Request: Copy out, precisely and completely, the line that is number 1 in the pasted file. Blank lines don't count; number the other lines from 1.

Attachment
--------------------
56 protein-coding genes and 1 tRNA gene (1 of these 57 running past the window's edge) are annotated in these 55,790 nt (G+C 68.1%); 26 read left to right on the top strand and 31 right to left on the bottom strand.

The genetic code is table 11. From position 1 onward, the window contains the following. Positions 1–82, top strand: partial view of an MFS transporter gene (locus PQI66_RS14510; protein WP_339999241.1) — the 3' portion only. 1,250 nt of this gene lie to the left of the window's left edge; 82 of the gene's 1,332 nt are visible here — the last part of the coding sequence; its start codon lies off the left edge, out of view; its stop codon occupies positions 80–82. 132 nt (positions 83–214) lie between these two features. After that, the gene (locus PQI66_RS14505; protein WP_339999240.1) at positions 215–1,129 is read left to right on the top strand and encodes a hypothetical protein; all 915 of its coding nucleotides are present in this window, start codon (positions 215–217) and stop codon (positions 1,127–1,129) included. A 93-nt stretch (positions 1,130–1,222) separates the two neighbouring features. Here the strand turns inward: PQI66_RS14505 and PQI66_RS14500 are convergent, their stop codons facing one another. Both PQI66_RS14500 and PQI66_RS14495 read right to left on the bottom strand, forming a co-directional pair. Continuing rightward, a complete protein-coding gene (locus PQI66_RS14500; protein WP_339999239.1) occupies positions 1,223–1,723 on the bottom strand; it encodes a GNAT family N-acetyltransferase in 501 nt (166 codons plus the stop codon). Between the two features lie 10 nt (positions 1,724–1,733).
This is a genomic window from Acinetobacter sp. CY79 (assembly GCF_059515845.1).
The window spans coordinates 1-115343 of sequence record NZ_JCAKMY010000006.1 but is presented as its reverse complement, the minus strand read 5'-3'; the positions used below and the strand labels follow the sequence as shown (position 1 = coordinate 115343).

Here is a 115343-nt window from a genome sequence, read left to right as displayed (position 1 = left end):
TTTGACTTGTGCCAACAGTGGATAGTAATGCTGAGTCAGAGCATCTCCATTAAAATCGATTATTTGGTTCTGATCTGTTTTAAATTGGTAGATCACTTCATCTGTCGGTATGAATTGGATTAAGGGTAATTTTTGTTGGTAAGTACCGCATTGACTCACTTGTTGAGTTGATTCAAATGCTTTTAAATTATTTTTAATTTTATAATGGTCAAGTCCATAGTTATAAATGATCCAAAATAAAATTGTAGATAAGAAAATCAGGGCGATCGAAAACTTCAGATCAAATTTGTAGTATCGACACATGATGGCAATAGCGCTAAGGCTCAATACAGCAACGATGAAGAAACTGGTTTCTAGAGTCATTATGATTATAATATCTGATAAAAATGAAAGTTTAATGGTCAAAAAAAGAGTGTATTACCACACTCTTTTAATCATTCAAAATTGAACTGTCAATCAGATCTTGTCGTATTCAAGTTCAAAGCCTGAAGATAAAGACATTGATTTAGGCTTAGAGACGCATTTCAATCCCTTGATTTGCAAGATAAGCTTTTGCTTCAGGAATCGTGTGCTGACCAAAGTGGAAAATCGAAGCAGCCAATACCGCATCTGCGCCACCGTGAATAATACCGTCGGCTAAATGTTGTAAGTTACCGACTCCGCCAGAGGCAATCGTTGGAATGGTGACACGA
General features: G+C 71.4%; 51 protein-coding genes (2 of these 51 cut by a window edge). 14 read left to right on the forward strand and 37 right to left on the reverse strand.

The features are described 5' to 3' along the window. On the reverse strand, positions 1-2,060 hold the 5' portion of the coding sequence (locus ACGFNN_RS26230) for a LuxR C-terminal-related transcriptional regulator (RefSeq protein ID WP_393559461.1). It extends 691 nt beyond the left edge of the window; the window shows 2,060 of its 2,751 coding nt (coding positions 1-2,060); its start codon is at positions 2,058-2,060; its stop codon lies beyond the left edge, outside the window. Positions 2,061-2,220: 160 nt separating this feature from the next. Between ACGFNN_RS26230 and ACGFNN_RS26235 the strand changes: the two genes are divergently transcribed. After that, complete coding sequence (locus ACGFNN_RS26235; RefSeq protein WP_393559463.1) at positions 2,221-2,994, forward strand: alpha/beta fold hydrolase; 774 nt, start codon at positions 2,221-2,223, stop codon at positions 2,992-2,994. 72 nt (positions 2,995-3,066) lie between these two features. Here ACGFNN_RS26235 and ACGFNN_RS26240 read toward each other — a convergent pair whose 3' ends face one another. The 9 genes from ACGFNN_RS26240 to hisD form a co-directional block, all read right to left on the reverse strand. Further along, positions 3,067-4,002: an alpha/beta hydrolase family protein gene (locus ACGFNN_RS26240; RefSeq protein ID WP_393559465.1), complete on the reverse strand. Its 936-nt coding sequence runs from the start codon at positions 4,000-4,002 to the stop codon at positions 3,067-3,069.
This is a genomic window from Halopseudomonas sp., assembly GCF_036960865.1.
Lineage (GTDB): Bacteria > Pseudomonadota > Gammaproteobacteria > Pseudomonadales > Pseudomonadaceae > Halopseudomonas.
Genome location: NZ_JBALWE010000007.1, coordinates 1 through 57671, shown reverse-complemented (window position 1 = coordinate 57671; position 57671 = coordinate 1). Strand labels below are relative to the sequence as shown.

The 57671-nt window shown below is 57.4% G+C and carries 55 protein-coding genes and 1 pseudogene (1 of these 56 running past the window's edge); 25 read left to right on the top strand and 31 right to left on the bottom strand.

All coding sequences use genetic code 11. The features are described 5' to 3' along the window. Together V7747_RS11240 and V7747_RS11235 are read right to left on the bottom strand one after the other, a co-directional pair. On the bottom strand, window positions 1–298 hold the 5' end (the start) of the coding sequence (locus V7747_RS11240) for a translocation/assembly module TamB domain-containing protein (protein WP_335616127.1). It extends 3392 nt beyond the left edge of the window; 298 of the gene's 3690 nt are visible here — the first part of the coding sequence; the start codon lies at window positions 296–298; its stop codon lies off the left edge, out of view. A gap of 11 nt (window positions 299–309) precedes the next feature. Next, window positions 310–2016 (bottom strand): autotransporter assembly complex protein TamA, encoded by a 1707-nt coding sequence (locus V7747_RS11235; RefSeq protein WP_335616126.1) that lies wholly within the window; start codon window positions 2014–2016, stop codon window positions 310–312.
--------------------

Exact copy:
56 protein-coding genes and 1 tRNA gene (1 of these 57 running past the window's edge) are annotated in these 55,790 nt (G+C 68.1%); 26 read left to right on the top strand and 31 right to left on the bottom strand.